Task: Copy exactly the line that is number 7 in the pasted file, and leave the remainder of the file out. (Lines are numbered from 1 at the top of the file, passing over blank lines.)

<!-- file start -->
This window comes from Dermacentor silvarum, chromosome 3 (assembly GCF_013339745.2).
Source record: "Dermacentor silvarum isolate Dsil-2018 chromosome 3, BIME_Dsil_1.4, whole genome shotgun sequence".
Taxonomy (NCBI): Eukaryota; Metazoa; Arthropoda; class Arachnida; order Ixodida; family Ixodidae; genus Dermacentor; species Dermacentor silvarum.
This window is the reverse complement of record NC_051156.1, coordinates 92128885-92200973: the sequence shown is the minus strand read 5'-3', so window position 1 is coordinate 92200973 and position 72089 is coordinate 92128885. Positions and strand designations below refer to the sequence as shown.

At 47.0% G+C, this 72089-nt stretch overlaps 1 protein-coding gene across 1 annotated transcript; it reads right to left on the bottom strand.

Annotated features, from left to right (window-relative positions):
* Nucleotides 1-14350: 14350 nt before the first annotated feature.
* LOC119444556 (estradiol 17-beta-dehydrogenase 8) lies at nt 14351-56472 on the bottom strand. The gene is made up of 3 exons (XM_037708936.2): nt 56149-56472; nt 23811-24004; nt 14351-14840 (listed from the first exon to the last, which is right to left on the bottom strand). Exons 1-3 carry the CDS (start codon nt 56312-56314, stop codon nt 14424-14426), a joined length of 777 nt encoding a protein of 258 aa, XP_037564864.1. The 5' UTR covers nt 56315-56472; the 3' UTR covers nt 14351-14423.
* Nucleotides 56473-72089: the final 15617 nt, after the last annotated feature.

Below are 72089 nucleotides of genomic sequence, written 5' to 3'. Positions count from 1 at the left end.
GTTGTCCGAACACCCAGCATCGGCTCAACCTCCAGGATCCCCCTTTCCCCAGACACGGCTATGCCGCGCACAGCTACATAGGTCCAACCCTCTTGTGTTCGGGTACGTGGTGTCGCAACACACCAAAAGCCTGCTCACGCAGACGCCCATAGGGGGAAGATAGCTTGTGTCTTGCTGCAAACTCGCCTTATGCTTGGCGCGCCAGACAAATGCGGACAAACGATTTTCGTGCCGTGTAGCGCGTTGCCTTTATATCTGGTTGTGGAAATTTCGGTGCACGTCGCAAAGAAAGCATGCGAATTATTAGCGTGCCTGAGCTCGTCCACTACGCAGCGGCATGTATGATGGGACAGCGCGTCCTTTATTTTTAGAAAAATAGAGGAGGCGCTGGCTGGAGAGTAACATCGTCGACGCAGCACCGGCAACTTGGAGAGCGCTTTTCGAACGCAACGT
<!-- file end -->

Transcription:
* Nucleotides 1-14350: 14350 nt before the first annotated feature.